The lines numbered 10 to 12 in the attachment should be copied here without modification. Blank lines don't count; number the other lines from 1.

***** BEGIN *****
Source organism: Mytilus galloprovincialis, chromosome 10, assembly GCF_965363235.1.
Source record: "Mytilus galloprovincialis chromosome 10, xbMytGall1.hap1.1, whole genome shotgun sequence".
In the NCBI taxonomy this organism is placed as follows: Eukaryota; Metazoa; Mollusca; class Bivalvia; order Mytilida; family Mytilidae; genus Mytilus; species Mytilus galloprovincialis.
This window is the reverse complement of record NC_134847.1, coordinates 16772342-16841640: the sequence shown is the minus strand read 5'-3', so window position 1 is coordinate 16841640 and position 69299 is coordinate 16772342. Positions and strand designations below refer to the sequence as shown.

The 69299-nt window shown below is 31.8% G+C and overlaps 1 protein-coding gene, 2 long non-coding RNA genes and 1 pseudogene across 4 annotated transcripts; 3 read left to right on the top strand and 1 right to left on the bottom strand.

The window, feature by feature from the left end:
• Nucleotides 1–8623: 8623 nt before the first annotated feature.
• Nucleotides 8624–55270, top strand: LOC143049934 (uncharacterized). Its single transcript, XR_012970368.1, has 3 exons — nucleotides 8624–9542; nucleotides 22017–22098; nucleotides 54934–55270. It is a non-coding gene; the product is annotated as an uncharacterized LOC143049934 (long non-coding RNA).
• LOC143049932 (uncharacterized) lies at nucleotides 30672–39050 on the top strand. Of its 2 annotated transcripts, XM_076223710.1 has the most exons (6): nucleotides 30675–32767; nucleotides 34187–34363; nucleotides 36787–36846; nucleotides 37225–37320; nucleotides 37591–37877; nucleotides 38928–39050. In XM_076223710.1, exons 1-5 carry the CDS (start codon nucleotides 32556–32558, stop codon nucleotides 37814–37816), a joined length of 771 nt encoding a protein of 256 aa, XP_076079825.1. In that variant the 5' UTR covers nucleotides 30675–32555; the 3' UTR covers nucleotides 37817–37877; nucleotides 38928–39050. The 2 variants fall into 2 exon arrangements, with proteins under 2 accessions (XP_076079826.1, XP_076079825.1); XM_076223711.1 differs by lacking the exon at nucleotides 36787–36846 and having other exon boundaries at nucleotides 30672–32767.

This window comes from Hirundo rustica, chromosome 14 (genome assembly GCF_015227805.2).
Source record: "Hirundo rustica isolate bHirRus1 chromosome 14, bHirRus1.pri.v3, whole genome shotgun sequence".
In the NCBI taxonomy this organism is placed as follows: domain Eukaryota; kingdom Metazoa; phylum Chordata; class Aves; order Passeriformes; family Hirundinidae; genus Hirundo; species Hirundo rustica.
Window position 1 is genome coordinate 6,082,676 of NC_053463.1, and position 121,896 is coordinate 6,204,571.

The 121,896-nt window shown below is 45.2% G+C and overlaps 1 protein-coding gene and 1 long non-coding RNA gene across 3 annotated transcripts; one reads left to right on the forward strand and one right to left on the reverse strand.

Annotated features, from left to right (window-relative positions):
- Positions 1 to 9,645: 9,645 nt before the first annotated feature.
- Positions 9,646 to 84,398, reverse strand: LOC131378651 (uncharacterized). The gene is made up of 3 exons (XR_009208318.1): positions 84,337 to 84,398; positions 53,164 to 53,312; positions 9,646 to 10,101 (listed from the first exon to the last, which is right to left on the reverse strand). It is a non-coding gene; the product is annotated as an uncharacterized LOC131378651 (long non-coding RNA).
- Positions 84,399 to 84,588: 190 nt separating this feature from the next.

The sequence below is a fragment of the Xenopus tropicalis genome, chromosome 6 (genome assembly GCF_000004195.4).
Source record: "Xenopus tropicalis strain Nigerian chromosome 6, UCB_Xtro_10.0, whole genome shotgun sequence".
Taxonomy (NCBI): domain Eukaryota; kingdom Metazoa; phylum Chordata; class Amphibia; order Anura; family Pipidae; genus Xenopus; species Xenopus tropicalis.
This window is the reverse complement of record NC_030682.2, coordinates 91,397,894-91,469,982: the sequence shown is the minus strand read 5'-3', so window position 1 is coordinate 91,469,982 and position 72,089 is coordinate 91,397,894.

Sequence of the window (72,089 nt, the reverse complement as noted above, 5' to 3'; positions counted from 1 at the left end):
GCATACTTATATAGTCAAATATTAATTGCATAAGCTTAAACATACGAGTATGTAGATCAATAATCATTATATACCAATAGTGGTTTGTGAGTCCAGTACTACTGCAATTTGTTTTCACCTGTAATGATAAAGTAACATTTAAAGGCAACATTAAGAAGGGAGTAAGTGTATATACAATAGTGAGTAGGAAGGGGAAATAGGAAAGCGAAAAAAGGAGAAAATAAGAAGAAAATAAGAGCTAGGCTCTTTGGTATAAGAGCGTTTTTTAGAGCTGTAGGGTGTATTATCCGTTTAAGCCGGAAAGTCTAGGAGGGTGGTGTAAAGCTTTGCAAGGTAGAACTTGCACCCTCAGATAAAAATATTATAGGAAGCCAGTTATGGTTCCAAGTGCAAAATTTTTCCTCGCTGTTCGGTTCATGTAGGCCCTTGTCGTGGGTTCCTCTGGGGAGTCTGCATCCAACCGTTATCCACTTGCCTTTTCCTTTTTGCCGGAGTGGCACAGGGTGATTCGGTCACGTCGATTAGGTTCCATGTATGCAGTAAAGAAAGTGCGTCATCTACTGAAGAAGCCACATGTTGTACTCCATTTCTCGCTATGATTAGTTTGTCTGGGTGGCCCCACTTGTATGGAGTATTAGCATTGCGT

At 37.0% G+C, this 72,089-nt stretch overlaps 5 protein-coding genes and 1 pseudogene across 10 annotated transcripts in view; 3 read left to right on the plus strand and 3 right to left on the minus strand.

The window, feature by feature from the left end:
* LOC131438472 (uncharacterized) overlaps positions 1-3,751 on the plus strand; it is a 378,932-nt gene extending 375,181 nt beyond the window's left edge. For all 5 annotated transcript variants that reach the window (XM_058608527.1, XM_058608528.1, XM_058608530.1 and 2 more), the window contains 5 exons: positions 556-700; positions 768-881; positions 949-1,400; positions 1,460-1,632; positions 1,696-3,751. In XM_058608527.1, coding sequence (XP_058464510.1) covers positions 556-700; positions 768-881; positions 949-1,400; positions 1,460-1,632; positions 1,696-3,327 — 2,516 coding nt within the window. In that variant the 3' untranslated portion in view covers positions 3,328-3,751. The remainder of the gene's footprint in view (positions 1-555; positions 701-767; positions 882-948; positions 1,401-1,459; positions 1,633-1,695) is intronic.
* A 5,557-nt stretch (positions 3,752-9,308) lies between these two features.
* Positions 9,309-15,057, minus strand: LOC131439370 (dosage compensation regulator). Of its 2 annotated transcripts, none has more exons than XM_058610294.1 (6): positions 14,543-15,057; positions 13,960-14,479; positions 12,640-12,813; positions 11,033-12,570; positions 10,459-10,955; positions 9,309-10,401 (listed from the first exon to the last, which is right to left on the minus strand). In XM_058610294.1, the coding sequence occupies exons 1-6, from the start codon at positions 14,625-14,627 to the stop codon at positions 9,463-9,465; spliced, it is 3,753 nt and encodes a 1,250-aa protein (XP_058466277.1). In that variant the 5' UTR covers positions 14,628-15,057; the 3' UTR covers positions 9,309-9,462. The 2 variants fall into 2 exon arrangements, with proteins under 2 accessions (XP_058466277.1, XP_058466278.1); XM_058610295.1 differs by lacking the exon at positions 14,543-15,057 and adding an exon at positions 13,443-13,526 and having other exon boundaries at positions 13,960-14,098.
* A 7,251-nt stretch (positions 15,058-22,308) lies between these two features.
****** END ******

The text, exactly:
This window comes from Hirundo rustica, chromosome 14 (genome assembly GCF_015227805.2).
Source record: "Hirundo rustica isolate bHirRus1 chromosome 14, bHirRus1.pri.v3, whole genome shotgun sequence".
In the NCBI taxonomy this organism is placed as follows: domain Eukaryota; kingdom Metazoa; phylum Chordata; class Aves; order Passeriformes; family Hirundinidae; genus Hirundo; species Hirundo rustica.